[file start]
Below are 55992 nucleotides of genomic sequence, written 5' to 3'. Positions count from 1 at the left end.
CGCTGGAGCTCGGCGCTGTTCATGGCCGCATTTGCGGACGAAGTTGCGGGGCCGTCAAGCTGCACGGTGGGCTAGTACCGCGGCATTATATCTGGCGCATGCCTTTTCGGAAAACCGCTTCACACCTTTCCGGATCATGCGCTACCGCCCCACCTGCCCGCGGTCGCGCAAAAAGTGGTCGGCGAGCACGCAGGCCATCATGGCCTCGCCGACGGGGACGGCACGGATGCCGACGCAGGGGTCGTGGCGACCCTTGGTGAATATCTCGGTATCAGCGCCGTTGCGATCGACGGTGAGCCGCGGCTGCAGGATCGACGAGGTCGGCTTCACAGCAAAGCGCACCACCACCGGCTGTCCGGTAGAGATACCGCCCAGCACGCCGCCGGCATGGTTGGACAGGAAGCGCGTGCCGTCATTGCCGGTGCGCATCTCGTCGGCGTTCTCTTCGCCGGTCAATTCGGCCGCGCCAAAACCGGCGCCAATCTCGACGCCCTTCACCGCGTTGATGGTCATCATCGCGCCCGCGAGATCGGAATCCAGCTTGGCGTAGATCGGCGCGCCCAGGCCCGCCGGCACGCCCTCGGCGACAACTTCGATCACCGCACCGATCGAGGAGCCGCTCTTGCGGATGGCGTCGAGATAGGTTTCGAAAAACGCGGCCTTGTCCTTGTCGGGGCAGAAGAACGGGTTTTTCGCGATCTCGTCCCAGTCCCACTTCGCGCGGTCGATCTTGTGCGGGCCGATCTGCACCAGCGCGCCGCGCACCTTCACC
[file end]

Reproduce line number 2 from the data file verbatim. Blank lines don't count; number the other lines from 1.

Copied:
CGCTGGAGCTCGGCGCTGTTCATGGCCGCATTTGCGGACGAAGTTGCGGGGCCGTCAAGCTGCACGGTGGGCTAGTACCGCGGCATTATATCTGGCGCATGCCTTTTCGGAAAACCGCTTCACACCTTTCCGGATCATGCGCTACCGCCCCACCTGCCCGCGGTCGCGCAAAAAGTGGTCGGCGAGCACGCAGGCCATCATGGCCTCGCCGACGGGGACGGCACGGATGCCGACGCAGGGGTCGTGGCGACCCTTGGTGAATATCTCGGTATCAGCGCCGTTGCGATCGACGGTGAGCCGCGGCTGCAGGATCGACGAGGTCGGCTTCACAGCAAAGCGCACCACCACCGGCTGTCCGGTAGAGATACCGCCCAGCACGCCGCCGGCATGGTTGGACAGGAAGCGCGTGCCGTCATTGCCGGTGCGCATCTCGTCGGCGTTCTCTTCGCCGGTCAATTCGGCCGCGCCAAAACCGGCGCCAATCTCGACGCCCTTCACCGCGTTGATGGTCATCATCGCGCCCGCGAGATCGGAATCCAGCTTGGCGTAGATCGGCGCGCCCAGGCCCGCCGGCACGCCCTCGGCGACAACTTCGATCACCGCACCGATCGAGGAGCCGCTCTTGCGGATGGCGTCGAGATAGGTTTCGAAAAACGCGGCCTTGTCCTTGTCGGGGCAGAAGAACGGGTTTTTCGCGATCTCGTCCCAGTCCCACTTCGCGCGGTCGATCTTGTGCGGGCCGATCTGCACCAGCGCGCCGCGCACCTTCACC